Why Your Birthday Matters
Your birthday is a lot more than you think it is.
Posted June 15, 2018 | Reviewed by Ekua Hagan
Big deal. A birthday. The day you slid down the birth canal and took your first breath on your own. You and seven billion other living people had that experience. If I had any mathematical or statistical aptitude, I would probably divide that number by 365 to estimate how many people in the world might have the same birthday as mine. That’s how I always looked at birthdays, but last week, all of that changed.
It started when my husband Paul and I got an invitation to El Monte Sagrado resort in Taos, New Mexico, for a new farm-to-table alfresco dining experience they will be offering on the last Wednesday of every month through September. Sure, I thought, why not? It was the day before my birthday, and when I casually mentioned that to the woman who invited us, she said they would add in a spa treatment for me. Dinner in the lap of the sacred mountain, and someone ministering to the muscles, tendons, and ligaments that have carried me this far—it sounded perfect.
Several staff members at El Monte Sagrado confided that they wanted to change the image some people had of a resort that was a little formal and exclusive. The idea of the dinner was that people who didn’t know each other would meet, mingle, enjoy each others’ company, and then dine on gourmet food prepared by executive chef Cristina Martinez and served family style. The staff was so friendly, and the atmosphere so relaxed, that everyone bonded right away.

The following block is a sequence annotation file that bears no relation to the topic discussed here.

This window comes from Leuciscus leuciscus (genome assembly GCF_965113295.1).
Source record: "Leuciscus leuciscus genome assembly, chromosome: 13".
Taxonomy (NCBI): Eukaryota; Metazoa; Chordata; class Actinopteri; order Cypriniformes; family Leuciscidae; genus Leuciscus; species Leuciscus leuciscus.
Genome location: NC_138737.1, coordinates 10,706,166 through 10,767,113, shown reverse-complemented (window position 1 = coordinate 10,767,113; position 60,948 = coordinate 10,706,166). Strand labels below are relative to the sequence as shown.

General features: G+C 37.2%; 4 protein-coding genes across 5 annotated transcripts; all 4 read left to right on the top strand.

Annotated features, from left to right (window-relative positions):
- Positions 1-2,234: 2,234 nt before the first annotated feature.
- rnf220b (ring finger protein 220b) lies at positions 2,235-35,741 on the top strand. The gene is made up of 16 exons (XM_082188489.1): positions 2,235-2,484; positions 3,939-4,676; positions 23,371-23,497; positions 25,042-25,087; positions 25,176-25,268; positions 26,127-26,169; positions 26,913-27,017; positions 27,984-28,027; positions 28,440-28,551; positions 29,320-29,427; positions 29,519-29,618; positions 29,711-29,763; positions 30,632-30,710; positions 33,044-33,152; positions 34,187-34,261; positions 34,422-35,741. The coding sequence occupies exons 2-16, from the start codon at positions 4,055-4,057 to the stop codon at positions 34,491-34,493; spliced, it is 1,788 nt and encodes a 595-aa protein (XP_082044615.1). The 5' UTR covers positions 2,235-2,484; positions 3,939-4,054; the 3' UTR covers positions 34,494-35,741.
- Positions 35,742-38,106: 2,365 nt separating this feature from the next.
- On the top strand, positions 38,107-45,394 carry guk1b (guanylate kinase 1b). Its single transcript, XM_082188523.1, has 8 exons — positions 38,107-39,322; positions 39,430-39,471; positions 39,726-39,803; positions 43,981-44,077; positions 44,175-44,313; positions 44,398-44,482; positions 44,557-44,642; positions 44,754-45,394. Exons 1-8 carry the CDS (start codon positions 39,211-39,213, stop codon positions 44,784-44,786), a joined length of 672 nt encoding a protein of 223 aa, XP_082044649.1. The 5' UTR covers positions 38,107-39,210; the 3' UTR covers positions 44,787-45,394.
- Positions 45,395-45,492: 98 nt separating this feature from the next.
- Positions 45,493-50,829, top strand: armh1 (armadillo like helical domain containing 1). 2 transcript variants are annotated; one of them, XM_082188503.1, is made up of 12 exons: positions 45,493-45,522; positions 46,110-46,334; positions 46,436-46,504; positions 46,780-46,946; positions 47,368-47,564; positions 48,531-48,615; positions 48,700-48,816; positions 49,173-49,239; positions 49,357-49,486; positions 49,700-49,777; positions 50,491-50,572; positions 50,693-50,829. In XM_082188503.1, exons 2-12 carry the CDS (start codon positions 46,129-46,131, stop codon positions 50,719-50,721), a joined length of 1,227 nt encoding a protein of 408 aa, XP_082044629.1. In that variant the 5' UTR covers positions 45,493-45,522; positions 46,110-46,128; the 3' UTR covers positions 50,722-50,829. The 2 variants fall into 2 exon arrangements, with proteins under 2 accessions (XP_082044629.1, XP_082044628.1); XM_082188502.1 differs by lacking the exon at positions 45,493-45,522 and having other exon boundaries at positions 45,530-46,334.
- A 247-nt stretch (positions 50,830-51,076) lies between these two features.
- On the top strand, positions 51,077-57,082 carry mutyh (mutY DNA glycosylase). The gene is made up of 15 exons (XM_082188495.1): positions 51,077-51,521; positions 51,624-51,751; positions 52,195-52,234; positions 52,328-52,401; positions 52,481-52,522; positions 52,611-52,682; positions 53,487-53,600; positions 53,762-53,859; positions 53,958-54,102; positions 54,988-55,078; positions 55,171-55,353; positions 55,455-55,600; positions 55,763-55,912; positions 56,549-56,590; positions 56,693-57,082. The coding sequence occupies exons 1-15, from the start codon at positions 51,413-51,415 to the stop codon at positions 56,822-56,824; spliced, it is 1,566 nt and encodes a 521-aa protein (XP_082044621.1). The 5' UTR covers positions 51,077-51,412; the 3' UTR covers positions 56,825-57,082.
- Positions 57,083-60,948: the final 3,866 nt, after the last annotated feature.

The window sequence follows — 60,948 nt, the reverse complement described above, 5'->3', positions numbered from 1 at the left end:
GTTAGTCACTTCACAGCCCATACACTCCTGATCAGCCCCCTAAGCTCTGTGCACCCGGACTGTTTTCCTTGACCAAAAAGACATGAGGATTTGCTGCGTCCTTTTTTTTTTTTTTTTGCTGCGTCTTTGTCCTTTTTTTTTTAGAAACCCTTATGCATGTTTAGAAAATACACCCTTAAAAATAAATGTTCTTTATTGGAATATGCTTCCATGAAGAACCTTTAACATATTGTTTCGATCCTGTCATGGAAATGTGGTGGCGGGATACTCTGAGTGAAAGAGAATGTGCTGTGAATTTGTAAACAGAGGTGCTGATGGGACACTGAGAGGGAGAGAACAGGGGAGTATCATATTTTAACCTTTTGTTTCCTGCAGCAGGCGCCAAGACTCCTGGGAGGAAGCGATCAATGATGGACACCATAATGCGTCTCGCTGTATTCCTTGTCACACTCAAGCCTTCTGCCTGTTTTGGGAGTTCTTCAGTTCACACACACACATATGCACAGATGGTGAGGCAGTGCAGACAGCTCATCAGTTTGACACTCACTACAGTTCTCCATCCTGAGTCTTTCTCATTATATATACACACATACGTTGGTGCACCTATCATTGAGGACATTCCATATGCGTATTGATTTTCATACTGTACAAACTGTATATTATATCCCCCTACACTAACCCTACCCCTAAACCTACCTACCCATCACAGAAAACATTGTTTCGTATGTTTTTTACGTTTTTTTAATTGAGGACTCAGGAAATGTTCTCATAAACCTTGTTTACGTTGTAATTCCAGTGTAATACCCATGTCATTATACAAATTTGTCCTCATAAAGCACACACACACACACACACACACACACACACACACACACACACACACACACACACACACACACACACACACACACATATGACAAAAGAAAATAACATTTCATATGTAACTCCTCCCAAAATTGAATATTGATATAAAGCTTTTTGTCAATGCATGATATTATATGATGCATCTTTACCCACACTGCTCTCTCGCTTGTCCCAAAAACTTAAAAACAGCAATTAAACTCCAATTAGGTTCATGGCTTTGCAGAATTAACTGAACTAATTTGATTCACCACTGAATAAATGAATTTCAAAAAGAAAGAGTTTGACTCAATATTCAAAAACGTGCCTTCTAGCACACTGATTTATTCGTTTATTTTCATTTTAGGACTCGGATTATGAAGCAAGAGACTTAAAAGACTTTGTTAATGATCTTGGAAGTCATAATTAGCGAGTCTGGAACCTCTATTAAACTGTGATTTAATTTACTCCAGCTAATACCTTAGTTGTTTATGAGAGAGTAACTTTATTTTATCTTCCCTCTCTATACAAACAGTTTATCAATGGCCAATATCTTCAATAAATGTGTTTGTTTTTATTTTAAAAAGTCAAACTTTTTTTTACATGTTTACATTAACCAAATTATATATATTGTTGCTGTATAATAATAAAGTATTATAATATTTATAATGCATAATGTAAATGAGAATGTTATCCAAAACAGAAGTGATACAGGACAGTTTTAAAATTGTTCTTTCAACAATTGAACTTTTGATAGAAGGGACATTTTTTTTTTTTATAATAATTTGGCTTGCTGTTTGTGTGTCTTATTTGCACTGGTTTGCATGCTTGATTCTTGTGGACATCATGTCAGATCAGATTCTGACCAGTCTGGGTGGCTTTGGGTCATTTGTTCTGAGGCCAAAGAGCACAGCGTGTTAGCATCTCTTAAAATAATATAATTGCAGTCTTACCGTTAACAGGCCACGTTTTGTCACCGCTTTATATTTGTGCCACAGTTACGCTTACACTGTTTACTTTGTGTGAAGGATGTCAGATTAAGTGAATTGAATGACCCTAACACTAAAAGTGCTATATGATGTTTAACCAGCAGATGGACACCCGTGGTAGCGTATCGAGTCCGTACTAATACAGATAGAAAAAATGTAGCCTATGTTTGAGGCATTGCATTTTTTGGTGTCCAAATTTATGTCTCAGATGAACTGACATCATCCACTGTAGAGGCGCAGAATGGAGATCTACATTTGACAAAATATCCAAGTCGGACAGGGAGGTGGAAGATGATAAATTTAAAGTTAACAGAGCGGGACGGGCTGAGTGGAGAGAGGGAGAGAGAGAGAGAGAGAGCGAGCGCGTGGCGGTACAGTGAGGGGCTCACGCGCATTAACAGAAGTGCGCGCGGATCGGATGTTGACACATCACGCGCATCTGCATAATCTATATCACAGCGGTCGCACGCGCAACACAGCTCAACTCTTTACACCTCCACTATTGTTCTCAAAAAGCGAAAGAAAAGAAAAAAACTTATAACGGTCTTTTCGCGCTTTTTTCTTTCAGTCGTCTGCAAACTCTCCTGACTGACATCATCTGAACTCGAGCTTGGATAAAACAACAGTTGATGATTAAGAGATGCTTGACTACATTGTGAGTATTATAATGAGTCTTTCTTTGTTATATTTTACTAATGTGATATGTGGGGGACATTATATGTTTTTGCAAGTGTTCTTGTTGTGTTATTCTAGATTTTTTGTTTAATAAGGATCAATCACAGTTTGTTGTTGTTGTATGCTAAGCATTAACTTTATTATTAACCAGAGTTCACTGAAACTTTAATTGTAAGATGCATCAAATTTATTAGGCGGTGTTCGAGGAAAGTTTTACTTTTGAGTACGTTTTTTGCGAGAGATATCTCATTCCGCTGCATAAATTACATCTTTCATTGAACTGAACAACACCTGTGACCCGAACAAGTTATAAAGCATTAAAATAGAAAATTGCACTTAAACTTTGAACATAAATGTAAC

Long tables were beautifully set on the grass lawn, and the event began with cocktails and hors d’ouevres at 5:30, proceeded to a three-course dinner with wines from Vivac winery (the owners participated in the dinner), and then, to my dazzled surprise, everyone lit sparklers and sang happy birthday to me over dessert.
The next day, on my actual birthday, I showed up at the spa, and the receptionist wished me a happy birthday. Then I was introduced to Melissa, a tall, handsome, Hispano-Indian woman with braids that cascaded down her back to her waist. She gave me the staurolite treatment, which involved the use of sacred garnet and mica stones that are found in Taos; if you look at them, you see what is called a “fairy cross.”
First I was vigorously dry brushed, then slathered with turquoise mud and wrapped up like the filling in a warm burrito. Next came a hydrating mask and massage. I said to Melissa that she had great power in her hands. She replied that she was afraid to cut her hair because she would lose her power. I laughed and said that sounded like Samson in the Hebrew Bible. She didn’t know about Samson, but she knew what her native elders told her: you must cut your hair on a full moon to make it thicker and facilitate faster growth. Something about that little bit of information spoke to my soul. I felt nourished inside and out.